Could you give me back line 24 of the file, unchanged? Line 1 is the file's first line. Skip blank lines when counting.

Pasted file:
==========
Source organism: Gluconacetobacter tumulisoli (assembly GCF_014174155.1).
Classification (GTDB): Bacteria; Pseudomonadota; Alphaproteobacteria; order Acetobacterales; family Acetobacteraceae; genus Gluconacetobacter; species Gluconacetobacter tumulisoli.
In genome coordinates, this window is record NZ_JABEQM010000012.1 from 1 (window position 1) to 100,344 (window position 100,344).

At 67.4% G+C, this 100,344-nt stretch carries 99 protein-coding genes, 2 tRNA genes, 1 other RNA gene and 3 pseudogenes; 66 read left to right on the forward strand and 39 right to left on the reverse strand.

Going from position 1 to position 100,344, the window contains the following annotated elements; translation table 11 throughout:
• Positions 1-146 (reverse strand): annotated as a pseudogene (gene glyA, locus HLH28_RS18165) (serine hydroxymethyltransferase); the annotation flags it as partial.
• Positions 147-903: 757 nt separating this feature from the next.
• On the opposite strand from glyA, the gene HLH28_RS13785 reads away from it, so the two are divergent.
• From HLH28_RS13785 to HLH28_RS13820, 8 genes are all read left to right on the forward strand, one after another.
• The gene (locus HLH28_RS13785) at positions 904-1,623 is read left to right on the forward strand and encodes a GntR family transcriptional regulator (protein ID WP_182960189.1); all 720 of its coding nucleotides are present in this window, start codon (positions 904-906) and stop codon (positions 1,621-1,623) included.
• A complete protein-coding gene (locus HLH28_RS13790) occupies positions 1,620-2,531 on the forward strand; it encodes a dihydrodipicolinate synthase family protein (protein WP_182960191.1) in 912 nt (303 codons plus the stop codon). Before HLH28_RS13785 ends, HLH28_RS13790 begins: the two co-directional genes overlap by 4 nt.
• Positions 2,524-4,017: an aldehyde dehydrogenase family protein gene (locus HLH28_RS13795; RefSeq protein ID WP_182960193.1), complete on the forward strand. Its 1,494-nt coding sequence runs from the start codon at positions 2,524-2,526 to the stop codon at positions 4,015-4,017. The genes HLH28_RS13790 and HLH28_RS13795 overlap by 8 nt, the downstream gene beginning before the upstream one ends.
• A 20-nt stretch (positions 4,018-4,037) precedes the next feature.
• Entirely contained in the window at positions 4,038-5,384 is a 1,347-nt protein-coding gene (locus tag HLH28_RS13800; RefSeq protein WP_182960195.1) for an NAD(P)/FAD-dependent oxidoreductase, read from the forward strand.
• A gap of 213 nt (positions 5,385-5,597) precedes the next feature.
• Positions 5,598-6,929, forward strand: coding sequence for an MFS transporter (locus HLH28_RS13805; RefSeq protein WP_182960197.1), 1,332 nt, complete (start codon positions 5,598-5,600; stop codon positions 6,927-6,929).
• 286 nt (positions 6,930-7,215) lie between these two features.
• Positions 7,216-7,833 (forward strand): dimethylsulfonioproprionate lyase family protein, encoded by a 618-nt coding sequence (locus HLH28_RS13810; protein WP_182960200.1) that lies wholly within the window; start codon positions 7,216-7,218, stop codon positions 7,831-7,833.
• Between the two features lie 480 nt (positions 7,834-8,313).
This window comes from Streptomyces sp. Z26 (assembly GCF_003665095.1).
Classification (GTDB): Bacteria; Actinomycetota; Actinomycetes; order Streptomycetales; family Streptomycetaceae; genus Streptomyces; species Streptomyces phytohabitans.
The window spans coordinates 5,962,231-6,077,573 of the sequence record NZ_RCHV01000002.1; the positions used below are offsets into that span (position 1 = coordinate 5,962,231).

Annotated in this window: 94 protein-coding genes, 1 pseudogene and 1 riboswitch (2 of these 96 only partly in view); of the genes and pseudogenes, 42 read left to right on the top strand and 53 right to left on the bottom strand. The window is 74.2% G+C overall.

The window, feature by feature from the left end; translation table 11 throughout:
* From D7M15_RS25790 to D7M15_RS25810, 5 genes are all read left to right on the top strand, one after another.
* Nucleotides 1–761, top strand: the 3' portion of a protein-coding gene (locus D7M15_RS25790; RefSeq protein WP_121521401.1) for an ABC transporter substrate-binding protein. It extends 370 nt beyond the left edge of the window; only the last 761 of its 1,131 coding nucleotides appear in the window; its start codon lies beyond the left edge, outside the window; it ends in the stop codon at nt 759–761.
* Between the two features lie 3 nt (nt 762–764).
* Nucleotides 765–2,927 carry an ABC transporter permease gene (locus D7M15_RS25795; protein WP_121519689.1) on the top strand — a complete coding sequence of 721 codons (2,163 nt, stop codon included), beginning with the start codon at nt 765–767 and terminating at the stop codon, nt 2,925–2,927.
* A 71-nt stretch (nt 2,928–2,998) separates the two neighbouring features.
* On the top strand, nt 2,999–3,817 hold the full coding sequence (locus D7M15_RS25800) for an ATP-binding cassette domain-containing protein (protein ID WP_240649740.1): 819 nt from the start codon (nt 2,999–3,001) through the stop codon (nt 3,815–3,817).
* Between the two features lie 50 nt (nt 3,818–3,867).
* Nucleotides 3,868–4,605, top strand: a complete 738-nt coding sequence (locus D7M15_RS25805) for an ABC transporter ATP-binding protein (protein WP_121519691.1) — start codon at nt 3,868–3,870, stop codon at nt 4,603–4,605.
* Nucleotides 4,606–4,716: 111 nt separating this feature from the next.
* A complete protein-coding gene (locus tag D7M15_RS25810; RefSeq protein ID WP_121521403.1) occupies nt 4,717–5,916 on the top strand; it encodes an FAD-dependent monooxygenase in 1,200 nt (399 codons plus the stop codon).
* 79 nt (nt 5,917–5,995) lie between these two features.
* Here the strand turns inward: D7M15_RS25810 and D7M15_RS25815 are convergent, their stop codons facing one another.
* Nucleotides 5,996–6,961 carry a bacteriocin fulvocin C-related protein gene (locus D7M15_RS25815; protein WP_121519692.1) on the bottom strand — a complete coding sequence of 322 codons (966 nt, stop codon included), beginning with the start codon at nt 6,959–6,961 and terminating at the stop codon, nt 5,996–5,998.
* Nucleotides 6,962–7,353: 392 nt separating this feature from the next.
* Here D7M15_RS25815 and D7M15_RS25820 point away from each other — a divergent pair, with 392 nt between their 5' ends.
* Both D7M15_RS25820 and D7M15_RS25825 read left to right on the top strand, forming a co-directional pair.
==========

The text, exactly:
The window, feature by feature from the left end; translation table 11 throughout: